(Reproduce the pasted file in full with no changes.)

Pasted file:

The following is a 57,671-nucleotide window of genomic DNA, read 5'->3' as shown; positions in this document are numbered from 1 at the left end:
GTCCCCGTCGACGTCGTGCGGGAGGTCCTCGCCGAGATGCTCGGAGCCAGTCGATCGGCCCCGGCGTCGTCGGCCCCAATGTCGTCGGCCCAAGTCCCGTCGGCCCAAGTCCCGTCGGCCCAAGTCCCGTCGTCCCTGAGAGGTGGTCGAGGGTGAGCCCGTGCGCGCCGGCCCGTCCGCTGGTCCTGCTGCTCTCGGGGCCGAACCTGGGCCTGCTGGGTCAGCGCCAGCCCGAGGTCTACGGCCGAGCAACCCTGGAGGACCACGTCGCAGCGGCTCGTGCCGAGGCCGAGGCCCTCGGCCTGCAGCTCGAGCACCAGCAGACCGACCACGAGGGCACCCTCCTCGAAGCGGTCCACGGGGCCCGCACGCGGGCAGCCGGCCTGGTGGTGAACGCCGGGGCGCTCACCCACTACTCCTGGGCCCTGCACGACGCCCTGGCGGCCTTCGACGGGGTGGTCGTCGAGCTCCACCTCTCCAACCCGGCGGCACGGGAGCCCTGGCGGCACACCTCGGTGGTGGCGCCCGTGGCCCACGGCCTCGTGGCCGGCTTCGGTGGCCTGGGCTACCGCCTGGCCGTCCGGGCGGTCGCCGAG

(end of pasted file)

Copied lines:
The following is a 57,671-nucleotide window of genomic DNA, read 5'->3' as shown; positions in this document are numbered from 1 at the left end:
GTCCCCGTCGACGTCGTGCGGGAGGTCCTCGCCGAGATGCTCGGAGCCAGTCGATCGGCCCCGGCGTCGTCGGCCCCAATGTCGTCGGCCCAAGTCCCGTCGGCCCAAGTCCCGTCGGCCCAAGTCCCGTCGTCCCTGAGAGGTGGTCGAGGGTGAGCCCGTGCGCGCCGGCCCGTCCGCTGGTCCTGCTGCTCTCGGGGCCGAACCTGGGCCTGCTGGGTCAGCGCCAGCCCGAGGTCTACGGCCGAGCAACCCTGGAGGACCACGTCGCAGCGGCTCGTGCCGAGGCCGAGGCCCTCGGCCTGCAGCTCGAGCACCAGCAGACCGACCACGAGGGCACCCTCCTCGAAGCGGTCCACGGGGCCCGCACGCGGGCAGCCGGCCTGGTGGTGAACGCCGGGGCGCTCACCCACTACTCCTGGGCCCTGCACGACGCCCTGGCGGCCTTCGACGGGGTGGTCGTCGAGCTCCACCTCTCCAACCCGGCGGCACGGGAGCCCTGGCGGCACACCTCGGTGGTGGCGCCCGTGGCCCACGGCCTCGTGGCCGGCTTCGGTGGCCTGGGCTACCGCCTGGCCGTCCGGGCGGTCGCCGAG